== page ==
Apologies for my lengthy silence, doubtless appreciated by some.
My institution’s PR office asked me for a comment on John McCain’s VP choice. here’s what I offered:
"Sen. John McCain’s choice of Alaska Gov. Sarah Palin as his vice presidential running mate is a bold move, effectively stealing a news cycle from Sen Barack Obama. With this choice, Sen McCain has changed the subject from Sen. Obama’s acceptance speech last night, a performance that would otherwise have occupied everyone’s attention. A safer, more predictable choice--of, say, former Gov. Mitt Romney or Gov. Tim Pawlenty--probably wouldn’t have done so.
"Gov. Palin is the only one on either ticket with executive experience, a point that will frequently be cited on her behalf.
"The fact that she carried a child with Down Syndrome to term is a practical demonstration of her pro-life credentials that will appeal to and galvanize social conservatives.
"While the choice of Gov. Palin for a place on the Republican ticket is not ’historic’ in the sense that Sen Obama’s place at the top of the Democratic ticket is, it nonetheless is a bold attempt to attract the attention of voters who aren’t accustomed to such moves from the GOP.
"Some might argue that Gov. Palin is inexperienced, as, of course, she is, when it comes to national political issues. But it is difficult to make a case against her that cannot also be made against Sen. Obama. Obivously, however, Sen. Obama’s relative inexperience at the top of the ticket will likely be more of a bone of contention than Gov. Palin’s in the vice presidential slot.
"Another important consideration is that Gov. Palin is untested on the national scene. But so was Sen. Obama at the outset of this nomination cycle. In some respects, he’s still untested, never having run against a serious Republican contender.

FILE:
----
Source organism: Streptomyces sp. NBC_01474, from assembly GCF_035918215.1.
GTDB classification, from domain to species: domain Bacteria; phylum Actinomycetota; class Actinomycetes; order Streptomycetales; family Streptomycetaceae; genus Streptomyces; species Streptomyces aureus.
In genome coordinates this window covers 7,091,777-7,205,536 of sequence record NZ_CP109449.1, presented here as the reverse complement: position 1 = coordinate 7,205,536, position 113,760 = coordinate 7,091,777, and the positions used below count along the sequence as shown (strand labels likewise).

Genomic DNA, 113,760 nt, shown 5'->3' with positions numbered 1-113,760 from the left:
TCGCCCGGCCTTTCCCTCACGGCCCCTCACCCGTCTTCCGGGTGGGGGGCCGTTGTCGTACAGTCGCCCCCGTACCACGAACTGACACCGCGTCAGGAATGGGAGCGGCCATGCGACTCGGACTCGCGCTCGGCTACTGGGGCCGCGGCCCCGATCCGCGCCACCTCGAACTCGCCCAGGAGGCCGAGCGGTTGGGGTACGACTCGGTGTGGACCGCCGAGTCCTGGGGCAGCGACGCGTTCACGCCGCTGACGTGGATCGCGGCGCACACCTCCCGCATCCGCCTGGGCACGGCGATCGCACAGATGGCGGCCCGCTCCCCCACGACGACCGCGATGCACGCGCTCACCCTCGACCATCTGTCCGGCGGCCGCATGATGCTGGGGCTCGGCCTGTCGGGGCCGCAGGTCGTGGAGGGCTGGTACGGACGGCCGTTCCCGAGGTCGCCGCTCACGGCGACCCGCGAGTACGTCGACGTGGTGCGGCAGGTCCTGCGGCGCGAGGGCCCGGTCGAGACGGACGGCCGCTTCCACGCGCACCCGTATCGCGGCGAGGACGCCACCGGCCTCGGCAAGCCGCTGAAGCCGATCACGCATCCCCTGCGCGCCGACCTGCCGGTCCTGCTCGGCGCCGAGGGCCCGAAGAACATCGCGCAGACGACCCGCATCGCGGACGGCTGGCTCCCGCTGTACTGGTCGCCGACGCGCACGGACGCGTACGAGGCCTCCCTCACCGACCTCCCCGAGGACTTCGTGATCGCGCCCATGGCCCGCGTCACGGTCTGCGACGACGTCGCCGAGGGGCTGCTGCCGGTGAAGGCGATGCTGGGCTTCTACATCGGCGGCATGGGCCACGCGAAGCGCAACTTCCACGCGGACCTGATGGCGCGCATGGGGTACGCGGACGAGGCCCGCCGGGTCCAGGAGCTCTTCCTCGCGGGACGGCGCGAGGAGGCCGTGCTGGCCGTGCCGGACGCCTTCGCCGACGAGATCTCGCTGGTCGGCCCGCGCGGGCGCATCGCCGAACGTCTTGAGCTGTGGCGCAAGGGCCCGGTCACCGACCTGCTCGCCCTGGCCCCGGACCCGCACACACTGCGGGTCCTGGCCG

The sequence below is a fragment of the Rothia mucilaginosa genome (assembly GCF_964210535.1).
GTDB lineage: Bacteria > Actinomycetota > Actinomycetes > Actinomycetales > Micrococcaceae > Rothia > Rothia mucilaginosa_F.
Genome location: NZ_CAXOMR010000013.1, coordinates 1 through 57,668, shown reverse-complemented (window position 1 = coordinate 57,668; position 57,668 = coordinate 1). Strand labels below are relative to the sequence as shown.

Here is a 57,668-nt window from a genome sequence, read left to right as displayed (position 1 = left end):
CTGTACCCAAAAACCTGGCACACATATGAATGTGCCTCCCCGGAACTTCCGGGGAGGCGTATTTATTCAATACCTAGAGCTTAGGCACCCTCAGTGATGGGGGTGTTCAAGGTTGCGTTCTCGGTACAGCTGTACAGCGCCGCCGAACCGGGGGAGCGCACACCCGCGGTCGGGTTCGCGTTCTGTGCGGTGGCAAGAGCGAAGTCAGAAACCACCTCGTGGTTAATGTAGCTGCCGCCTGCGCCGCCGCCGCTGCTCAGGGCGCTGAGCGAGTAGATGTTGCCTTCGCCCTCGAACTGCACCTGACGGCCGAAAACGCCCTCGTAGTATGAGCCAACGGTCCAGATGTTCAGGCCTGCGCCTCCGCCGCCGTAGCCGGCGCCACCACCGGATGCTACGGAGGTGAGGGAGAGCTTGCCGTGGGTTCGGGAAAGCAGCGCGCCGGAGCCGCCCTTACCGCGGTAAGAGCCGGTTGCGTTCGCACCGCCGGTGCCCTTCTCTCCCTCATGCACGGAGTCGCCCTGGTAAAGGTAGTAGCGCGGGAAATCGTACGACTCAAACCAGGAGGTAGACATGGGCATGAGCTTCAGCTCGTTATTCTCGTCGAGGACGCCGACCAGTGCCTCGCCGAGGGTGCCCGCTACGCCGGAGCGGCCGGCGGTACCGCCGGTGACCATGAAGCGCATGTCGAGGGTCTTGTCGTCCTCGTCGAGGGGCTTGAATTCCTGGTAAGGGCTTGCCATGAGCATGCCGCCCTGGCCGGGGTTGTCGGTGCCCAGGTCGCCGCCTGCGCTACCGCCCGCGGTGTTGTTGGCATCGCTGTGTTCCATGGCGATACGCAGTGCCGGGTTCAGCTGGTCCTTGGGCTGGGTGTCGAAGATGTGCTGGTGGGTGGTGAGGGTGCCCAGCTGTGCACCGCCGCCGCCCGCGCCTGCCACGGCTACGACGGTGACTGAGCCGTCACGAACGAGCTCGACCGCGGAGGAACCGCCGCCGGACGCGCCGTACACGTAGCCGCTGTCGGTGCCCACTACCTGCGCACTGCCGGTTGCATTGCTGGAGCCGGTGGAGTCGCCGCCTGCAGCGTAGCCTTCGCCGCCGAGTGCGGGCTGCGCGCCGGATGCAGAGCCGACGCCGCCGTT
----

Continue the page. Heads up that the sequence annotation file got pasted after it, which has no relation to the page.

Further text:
"Perhaps the most important consideration is that Gov. Palin has not yet been vetted by the national press. If the McCain campaign has not done its homework, Gov. Palin and Sen. McCain could be in for a very rough ride.
"This is a high-risk choice. The upside is potentially very great, but so is the downside."
I watched THE SPEECH last night with the knippkids. My daughter was bored, my son offered snarky adolescent commentary, I kept shushing them.
It was an excellent performance--a well-written, well-delivered speech. The harsh criticism of McCain grated and seemed inappropriate, but obviously not to the folks in the stadium. And by the end of the speech, it was lost in the warm fuzzy, post-partisanship.
For the most part, the ideas Sen. Obama has to offer are new only to people born the day before yesterday. His "substance" is the substance of traditional Democratic liberalism. And I almost wish he were a traditional Democratic liberal of the stamp of FDR and JFK when it comes to foreign policy, but I don’t believe him on that. In his heart of hearts, he’s a soft Euro-liberal
Two throwaway lines irritated me the most. The first had to do with government doing for folks things they couldn’t do for themselves. The example he used was parents educating their children--a gratuitous poke in the eye of homeschoolers. If he’d thought about it, he might not have said it, because he was trying to be as inclusive and inoffensive as possible (for the most part). But the reflex is there: at the core of parental responsibility, he can’t concede the possibility of self-reliance. We’re here to help teachers (as his mother did, by making him do his homework), but the teachers have the primary responsibility.
The second was his attempt to be inclusive on abortion. Can we all agree that we should reduce the number of unwanted pregnancies? Perhaps. But the devil really is in the details there, and I’m not going to give up on promoting a culture of life in order to pass out more condoms in school. I’d have been happier if he had also said something about helping more women carry their children to term. But that kind of talk doesn’t go over well in a party that embraces NARAL and Planned Parenthood.